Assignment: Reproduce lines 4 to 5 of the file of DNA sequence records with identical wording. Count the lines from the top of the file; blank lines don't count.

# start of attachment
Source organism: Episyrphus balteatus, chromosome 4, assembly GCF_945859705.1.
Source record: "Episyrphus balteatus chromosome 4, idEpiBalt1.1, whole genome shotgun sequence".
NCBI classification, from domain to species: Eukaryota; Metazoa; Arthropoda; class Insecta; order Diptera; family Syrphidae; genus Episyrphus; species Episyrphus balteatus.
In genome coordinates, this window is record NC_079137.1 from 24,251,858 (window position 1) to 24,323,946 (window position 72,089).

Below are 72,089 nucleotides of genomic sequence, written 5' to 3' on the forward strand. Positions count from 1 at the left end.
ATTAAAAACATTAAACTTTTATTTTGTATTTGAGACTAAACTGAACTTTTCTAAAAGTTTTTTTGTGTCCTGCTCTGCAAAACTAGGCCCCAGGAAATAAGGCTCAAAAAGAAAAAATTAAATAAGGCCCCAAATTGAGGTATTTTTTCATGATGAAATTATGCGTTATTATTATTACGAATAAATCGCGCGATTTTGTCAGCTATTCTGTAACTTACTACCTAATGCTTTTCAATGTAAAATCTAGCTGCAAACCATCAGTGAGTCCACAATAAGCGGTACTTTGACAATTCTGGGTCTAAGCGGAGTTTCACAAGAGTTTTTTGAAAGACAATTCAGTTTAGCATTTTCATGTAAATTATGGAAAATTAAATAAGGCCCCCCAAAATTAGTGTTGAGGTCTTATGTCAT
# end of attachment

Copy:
In genome coordinates, this window is record NC_079137.1 from 24,251,858 (window position 1) to 24,323,946 (window position 72,089).

Below are 72,089 nucleotides of genomic sequence, written 5' to 3' on the forward strand. Positions count from 1 at the left end.